Many tech workers facing layoffs are older, with years at the insurer. They were galled by executives’ statements that they were less qualified to learn the new systems than the foreign workers replacing them. “There are a lot of new technologies coming in all the time,” said an applications engineer in New York, who is 58 with 18 years at the company. “There is no reason at all we can’t do training for that.”

Some workers were not as dismayed, saying the company was offering generous severance packages.

But a hard irony for many of the New York Life employees losing jobs to immigrants is that they are immigrants themselves. They came to the United States a generation ago from the Philippines, Eastern European countries, and even India and raised families in this country. They followed the immigration rules — some coming as refugees, others with work visas and computer degrees from their home countries. Most became American citizens.

One technology manager, an immigrant from Europe, recalled that when he was hired at the insurer. “There was an open position that had to be filled,” he said. “Nobody lost their job because I got my job.”"

I D Shukhov

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Any presidential candidate who comes out strong against economic treason of this kind I'm going to vote for.  That includes people like Trump whom I'd not normally vote for.

The hero in this story:

Quote
As a condition of his severance, he was asked to stay on for nine months to complete the training. The accountant, who at 26 was confident he would find a job elsewhere, preferred to resign.

But not everyone can do this, I know.

Companies should be taxed up the ass for offshoring work like this.   If they'd prefer not to be an American company, then so be it.   They're not doing the country any favors with this sort of shit:

Quote
"Our decisions are centered on keeping the company competitive, keeping it in the United States, keeping it growing,” he said."


Be Prepared.

JoFrance

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NY Life is one of the few places that has jobs near where I live.  It will be a big blow to the area.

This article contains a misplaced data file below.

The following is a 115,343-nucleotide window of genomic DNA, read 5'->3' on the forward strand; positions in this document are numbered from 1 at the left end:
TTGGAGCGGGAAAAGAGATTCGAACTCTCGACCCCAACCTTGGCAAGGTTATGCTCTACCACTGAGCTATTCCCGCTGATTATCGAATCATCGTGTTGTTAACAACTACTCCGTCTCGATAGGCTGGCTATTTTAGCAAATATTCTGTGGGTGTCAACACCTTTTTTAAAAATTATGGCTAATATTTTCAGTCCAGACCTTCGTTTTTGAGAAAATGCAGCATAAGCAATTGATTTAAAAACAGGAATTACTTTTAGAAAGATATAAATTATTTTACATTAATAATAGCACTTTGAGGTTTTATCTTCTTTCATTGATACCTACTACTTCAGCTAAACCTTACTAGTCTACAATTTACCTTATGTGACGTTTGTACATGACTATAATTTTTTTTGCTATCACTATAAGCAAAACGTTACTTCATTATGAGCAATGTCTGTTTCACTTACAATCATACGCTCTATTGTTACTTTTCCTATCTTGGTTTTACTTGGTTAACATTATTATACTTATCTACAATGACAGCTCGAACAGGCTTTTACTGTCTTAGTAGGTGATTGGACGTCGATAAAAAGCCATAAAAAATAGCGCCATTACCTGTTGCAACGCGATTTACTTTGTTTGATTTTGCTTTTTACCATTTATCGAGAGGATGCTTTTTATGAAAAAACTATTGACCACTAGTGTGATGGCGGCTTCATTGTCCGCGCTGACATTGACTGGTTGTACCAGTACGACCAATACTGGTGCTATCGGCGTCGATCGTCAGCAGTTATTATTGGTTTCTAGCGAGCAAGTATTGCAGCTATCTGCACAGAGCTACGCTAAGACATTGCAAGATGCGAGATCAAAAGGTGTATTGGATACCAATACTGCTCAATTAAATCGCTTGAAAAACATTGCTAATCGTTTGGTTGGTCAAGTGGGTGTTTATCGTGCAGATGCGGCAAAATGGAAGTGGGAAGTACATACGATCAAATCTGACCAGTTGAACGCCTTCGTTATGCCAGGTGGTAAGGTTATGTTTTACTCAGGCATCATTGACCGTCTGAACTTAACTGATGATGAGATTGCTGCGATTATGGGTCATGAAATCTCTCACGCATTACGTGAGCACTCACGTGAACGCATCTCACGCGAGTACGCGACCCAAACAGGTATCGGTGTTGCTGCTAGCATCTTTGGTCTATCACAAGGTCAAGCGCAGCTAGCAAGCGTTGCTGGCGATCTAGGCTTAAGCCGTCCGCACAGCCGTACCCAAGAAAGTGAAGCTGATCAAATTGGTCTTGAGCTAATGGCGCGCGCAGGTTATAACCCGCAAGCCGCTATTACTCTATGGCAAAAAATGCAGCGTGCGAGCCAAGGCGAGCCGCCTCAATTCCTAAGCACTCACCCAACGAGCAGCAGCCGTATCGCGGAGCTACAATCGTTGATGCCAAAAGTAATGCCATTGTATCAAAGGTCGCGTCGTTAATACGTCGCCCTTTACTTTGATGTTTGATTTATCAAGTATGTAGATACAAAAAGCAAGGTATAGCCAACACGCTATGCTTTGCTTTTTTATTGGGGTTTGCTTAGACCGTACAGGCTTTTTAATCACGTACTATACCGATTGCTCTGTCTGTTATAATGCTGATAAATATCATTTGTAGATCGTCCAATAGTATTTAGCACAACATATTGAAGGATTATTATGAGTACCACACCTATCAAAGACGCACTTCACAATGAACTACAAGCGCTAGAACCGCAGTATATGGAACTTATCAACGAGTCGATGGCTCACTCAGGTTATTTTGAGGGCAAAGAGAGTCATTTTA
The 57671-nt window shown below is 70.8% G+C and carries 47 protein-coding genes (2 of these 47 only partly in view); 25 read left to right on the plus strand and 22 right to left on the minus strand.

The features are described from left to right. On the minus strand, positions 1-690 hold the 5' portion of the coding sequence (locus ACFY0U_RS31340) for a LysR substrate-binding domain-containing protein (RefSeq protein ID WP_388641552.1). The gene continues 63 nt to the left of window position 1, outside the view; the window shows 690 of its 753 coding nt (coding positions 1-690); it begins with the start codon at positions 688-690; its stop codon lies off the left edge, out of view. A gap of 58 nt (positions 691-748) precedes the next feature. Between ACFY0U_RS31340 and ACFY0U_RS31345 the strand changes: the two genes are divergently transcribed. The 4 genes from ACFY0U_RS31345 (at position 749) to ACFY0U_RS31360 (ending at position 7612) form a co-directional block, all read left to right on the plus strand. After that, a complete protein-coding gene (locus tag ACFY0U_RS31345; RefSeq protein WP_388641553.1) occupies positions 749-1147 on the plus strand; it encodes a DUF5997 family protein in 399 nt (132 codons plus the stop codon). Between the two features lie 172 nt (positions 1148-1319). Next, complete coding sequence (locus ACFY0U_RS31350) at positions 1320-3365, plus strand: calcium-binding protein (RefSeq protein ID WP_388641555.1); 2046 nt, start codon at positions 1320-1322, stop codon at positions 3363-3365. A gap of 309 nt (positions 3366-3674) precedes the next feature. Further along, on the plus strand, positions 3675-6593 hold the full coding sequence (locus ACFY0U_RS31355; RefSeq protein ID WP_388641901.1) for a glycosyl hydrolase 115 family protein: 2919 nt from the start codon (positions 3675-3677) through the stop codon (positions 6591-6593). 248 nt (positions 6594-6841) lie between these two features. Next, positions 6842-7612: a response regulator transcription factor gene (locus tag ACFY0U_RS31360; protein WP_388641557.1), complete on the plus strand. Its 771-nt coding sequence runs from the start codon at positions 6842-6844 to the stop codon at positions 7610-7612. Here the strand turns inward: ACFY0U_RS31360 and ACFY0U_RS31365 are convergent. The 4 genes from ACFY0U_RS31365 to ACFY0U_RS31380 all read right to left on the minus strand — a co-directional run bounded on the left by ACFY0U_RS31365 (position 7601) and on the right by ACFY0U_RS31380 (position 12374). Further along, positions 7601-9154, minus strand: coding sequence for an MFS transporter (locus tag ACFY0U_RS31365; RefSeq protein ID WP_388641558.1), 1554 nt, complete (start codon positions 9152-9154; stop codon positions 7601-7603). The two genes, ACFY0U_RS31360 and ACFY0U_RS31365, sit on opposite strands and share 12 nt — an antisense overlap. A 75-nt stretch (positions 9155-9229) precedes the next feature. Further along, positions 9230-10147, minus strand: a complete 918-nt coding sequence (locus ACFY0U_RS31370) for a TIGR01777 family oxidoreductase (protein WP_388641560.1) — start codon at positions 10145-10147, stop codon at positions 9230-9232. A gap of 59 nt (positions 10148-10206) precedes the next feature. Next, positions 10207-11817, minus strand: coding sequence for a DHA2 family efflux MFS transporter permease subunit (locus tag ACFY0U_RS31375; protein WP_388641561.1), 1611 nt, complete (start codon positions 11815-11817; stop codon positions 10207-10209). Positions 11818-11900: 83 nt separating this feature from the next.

Economic treason is a good way to describe it ID.

datagirl

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My great grandfather worked at the Boston, MA office of New York Life from 1890 to 1936, working his way up from clerk to regional manager over New England and the Maritime provinces of Canada.  He was an immigrant from Scotland.  Over the years, various family members worked at NY Life in Boston and New York.  The stories I have heard about him make me think he would be okay with making profit for the company.  However, I don't think he would care much for the morale killing way that it is being accomplished these days.  He was all about being supportive of the workforce.  Glad my mother did not live to see this happen.


ilconsiglliere

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I was there for almost 5 years, they laid me off 6 months before I vested in their pension. They contribute to your pension on day 1 when you start working there. They clawed back 5 years of pension contributions as I was not vested and it was perfectly legal. In the 2nd or 3rd year I was there they restructured their pension into 3 tiers based on how long you were with the company. People with over 10 years got tier 1 which was the original pension, people with less than 10 and more than 5 got tier 2 which was  reduced pension and people like me were tier 3 - they reduced our pension by a huge amount.

This is a ruthless company, make no bones about it.